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PR-86-96 (11-21-96)
Media Contact:
Jay Rosenstein (202-898-7303)
Robert M. Garsson (202-898-6993)

Loan underwriting standards at most FDIC-supervised institutions examined in recent months remain solid and unchanged from previous reviews, according to a new report from the agency. However, as with the first FDIC underwriting report, which was issued in April, about one in 10 institutions was characterized as having higher-than-normal risk in its underwriting practices. "Very few of the banks the FDIC examined showed risky underwriting practices," Chairman Ricki Helfer said today. "Our supervisory staff will monitor loans closely in those few areas where weaknesses have been noted."

Underwriting encompasses the terms and conditions of loan agreements that determine the riskiness of a particular credit. FDIC examiners give their general assessment of an institution's underwriting standards and comment on potential problem areas, such as lending to relatively weak borrowers, relying on substandard collateral, and funding speculative projects.

The review of loan underwriting practices, obtained through an examiner reporting system implemented in early 1995, is one of a number of initiatives launched by the FDIC to provide early warnings of potential loan problems in the banking system. The information gathered during examinations also helps allocate examiner resources and identify potential weaknesses in underwriting practices that can be addressed during on-site examinations.

For the latest period, examiners reported on lending practices at 1,383 state-chartered institutions for which the FDIC is the primary federal regulator. The results cover reports filed during the six months that ended September 1996. Most of the banks were small, community-based institutions. Overall, those institutions represented 12 percent of all FDIC-insured institutions and six percent of the assets.

The FDIC report found that the vast majority (90 percent) had not changed their practices since their last examination, although five percent were judged to have looser underwriting standards. When asked to report on specific practices, FDIC examiners cited only a few areas of potential concern:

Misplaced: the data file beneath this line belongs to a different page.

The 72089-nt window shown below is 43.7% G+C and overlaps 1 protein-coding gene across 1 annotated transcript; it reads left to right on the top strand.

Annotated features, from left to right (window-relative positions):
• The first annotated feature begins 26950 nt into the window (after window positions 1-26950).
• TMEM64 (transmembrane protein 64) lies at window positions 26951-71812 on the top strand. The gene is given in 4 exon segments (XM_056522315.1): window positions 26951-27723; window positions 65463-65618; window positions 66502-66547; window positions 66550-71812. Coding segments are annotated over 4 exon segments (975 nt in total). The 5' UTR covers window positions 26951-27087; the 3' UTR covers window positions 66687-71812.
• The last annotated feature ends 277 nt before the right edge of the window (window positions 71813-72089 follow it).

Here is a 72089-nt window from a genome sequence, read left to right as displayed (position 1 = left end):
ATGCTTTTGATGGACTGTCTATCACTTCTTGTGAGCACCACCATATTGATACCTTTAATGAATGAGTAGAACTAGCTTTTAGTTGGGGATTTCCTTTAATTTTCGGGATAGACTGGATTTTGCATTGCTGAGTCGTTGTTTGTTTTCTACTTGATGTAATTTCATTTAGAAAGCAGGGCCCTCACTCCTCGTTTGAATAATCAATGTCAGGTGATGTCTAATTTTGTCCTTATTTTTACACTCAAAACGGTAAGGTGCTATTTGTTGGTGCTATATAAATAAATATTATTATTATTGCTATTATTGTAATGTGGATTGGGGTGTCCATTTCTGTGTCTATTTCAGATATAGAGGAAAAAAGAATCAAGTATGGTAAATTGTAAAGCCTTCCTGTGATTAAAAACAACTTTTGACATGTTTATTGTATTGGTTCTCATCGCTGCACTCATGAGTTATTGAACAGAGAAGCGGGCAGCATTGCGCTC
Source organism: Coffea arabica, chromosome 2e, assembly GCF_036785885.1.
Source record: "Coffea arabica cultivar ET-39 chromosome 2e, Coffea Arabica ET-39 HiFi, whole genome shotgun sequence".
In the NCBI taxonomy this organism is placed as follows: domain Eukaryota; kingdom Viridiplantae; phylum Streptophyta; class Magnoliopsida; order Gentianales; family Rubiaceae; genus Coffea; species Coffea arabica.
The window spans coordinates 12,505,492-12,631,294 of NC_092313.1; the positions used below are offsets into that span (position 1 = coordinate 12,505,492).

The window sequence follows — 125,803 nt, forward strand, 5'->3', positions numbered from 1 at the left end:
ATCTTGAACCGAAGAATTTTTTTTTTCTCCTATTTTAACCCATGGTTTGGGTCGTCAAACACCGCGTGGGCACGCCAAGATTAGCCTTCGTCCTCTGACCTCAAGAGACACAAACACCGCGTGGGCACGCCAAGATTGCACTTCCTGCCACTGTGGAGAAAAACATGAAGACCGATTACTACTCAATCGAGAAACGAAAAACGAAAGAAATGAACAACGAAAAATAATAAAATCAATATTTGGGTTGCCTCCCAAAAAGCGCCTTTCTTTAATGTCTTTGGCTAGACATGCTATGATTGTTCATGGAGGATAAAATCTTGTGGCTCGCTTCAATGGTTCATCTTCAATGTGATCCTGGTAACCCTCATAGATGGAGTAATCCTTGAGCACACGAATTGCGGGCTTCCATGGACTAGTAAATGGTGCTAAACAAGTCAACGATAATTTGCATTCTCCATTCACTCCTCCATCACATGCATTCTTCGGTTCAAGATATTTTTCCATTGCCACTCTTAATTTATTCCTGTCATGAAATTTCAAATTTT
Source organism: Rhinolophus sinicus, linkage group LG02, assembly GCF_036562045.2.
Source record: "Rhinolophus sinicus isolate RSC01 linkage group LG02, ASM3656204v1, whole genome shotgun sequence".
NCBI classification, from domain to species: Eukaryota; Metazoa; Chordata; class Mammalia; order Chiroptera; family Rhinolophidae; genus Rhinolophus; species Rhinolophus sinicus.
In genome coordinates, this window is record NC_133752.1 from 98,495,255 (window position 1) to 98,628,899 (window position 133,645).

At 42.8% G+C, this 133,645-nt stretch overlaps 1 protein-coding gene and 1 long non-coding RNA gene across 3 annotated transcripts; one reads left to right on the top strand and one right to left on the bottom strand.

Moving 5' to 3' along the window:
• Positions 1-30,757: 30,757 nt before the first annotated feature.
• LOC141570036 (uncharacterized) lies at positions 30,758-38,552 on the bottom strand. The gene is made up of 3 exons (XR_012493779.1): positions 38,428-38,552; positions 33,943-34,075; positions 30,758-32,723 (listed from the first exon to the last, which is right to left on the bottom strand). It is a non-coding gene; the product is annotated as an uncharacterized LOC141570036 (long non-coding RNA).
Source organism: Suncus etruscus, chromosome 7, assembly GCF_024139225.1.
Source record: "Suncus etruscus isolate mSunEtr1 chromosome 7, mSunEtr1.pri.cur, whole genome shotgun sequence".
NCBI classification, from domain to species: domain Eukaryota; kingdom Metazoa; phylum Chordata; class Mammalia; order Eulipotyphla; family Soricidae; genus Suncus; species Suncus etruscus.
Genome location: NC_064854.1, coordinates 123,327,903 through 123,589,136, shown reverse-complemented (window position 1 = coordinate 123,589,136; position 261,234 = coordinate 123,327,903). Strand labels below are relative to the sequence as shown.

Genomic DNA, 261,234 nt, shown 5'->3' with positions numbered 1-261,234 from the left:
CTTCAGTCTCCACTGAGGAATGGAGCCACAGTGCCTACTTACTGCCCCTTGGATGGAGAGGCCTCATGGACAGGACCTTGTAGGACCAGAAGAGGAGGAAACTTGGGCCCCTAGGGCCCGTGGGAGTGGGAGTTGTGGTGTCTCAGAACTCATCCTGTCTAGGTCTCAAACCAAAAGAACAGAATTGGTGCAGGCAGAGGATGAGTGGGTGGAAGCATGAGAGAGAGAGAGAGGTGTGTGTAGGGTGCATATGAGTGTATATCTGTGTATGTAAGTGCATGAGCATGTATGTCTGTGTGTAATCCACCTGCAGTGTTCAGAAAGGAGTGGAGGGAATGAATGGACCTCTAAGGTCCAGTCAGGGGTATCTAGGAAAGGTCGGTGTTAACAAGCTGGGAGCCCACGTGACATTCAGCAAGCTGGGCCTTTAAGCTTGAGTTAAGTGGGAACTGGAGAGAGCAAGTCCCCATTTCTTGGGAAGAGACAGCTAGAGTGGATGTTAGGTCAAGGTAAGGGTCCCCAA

• Twelve percent of the institutions were characterized by higher-than-normal risk in their lending practices;
  • Twenty-eight percent frequently failed to adjust loan pricing based on loan quality;
  • Eleven percent of "active" construction lenders were cited for funding speculative projects; and
  • The phaseout of farm subsidies was identified by examiners as a problem area at 40 percent of the banks active in agricultural lending.

In contrast, almost all institutions active in credit card lending showed average or below-average underwriting risk for these loans. Of the six banks that specialized in credit card lending examined during the period, none showed notable weaknesses in current underwriting practices.

"Despite these positive findings about credit card lending," Chairman Helfer said, "the recent increases in personal bankruptcies and credit card charge-offs remain a concern." She noted that the report primarily covered banks whose credit card loans are only a small percentage of their assets.

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Congress created the Federal Deposit Insurance Corporation in 1933 to restore public confidence in the nation's banking system. The FDIC insures deposits at the nation's 11,670 banks and savings associations and it promotes the safety and soundness of these institutions by identifying, monitoring and addressing risks to which they are exposed.

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Copies of the September Report on Underwriting Practices are available on the Internet (via the World Wide Web at, by fax (dial 804-642-0003 on your fax machine and follow the voice prompts to request Document No. 230), or by mail or messenger (contact the FDIC's Public Information Center at 800-276-6003 or (703) 562-2200).

Last Updated 07/14/1999

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